I adore purple, even more so when it shows up in this jammy eggplant shade. The right occasion hasn’t yet presented itself, but that doesn’t stop me from dreaming about wearing this luscious fall combination with my vintage Prada’s. This beautiful pair was purchased at least a decade ago.
So, how does one score such beautiful finds as these? The fact is that shopping, whether at the mall, a boutique, online, or at a local estate sale (yes, that too is shopping) can feel like a free fall when you don’t have a plan. You’re easily stressed and overwhelmed, walking around with that glazed-over look in your eyes. Sooner rather than later, you give up, perhaps after making a few questionable purchases.
Here’s the good news: it doesn’t have to be that way. To be a successful consignment shopper, you need a plan. Here are a few key elements of my consignment shopping plan:
- Be in control by having your “list.” I know, “What list? You didn’t say anything about a list.” Your “list” is a rundown of the specific items you are hoping to find that will fill in a gap or round out a look. This season, for example, I am looking for kitten heeled mules that can carry me through that awkward transition period between sandals and booties. So, kitten heels in black, or a multi-color pattern, are on my list. I also need a few long sweaters to wear over patterned leggings for everyday wear. As I wear these sweaters so often, I need to fill in with a few new ones. You get the idea. Arrive armed with your list. With some luck, you’ll be able to check something off of it as you walk out the door! I keep my list on a cute, itty-bitty notepad my sister gave me as a gift. It lives in my handbag. Your list may be in your phone (a great place for one) or somewhere else. While you may be able to keep a list in your head, I am a little skeptical that it would be as reliable.
- Know what your budget will bear. Have a good sense of how much you are willing and able to spend on this trip. Shopping consignment doesn’t give you the license to lose your common sense just because the price is right. If you also consign items at this store, make a beeline to the counter and ask how much money you have on your account. With this information in hand, you may choose to expand your budget for this trip, or pull in the reins more tightly.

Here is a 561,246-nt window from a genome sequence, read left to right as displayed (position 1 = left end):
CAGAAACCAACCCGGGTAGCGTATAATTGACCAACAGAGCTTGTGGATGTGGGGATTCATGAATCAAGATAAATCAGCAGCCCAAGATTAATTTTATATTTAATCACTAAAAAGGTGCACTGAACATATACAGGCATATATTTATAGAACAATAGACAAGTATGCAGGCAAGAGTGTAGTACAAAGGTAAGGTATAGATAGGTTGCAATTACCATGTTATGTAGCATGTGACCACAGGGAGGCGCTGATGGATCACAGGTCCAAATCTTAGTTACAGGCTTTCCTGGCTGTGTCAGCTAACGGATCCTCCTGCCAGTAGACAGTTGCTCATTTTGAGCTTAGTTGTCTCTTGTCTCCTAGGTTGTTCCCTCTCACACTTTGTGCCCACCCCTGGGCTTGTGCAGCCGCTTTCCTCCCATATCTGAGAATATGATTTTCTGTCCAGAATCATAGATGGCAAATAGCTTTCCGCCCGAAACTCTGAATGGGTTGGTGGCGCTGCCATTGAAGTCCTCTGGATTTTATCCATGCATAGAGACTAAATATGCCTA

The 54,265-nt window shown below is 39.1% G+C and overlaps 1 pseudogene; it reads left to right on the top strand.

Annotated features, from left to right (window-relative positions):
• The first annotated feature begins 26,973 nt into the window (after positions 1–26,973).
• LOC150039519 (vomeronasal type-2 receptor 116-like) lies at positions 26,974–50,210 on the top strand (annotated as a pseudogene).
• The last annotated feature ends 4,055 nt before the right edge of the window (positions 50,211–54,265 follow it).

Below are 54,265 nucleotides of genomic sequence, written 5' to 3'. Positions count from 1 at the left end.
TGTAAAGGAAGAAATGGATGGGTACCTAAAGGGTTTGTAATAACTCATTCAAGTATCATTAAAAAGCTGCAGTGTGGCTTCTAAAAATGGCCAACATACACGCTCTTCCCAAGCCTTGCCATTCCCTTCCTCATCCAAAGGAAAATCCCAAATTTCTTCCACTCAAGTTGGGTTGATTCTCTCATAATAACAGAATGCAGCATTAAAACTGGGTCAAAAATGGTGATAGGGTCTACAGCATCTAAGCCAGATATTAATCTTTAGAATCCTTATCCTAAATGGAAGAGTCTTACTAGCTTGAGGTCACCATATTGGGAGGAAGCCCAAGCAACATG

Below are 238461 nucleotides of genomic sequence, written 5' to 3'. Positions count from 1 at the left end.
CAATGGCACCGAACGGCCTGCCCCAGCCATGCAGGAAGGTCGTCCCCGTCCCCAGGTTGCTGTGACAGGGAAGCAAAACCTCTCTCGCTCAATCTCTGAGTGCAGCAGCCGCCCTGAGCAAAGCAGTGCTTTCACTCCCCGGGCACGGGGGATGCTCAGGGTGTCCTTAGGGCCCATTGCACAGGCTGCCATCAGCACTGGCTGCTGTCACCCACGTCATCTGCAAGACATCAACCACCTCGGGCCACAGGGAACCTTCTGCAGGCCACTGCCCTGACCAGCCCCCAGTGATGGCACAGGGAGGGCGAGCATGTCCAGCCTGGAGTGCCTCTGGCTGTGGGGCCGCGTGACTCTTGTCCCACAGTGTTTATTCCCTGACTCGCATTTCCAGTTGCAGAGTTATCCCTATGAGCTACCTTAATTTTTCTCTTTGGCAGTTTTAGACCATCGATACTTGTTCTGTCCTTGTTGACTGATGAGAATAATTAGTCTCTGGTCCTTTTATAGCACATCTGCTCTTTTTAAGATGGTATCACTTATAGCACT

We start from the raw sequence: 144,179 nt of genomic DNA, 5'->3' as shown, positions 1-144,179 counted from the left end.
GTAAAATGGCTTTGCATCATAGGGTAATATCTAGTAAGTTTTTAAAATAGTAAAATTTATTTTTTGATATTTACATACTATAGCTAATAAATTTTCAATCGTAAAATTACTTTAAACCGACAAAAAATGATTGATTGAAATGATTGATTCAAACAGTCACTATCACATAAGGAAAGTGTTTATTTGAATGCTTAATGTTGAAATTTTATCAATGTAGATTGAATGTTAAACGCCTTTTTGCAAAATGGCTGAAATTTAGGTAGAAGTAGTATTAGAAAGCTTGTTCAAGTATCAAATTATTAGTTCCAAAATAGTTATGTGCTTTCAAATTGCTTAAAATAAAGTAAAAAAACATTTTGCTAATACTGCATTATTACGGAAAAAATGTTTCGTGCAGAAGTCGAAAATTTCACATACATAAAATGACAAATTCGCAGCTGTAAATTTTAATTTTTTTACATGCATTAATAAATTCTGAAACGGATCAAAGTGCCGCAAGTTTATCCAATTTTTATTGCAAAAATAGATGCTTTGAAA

- Master the lay of the land. While eachs unique, consignment stores tend to have similar features. For example, a rack of newly-arrived items may be in the front of the store to grab your attention. Another rack of greatly reduced items may be toward the back of the store. A sign displaying the color-coded tags and how much items are discounted is likely to be prominently- displayed. Otherwise, you will usually find a “like with like” strategy – women’s tops by size, women’s athletic wear by size, and so on. Depending on the size of the store and the breadth of its merchandise, you may also find home furnishings, men’s wear, and other categories. The point is to make a mental roadmap so that you work it and it doesn’t work you. And on that note…
- Work it! So, remember that list? It’s usually a good idea to start there. If I were looking for those mules, I’d head straight to the designer shoe area. If I don’t find what I am looking for there, I go to the moderately-priced shoe area. After that, I am on to the sweater rack. You get the idea. After you have worked your list, you can decide how you want to work the rest of the store. For me, I head to the greatly-reduced rack, then to the newly-arrived items. If I have the time and the inclination, I usually cover home furnishings last.
- Allow for some serendipity. There is a lot of eye candy to take in. Sometimes it makes sense to simply follow your eye and see where it will lead.
And one last thing that lives outside of every list:
Treat the salespeople as valued partners in your experience…even if they seem disinterested, or are having what looks like “a bad day.” Everyone deserves your respect and kindness. Having owned and operated a vintage-inspired boutique for eleven years, and an inn for thirteen years, I know how it feels to be treated like “the help.” Please don’t do that to anyone; it is beneath you.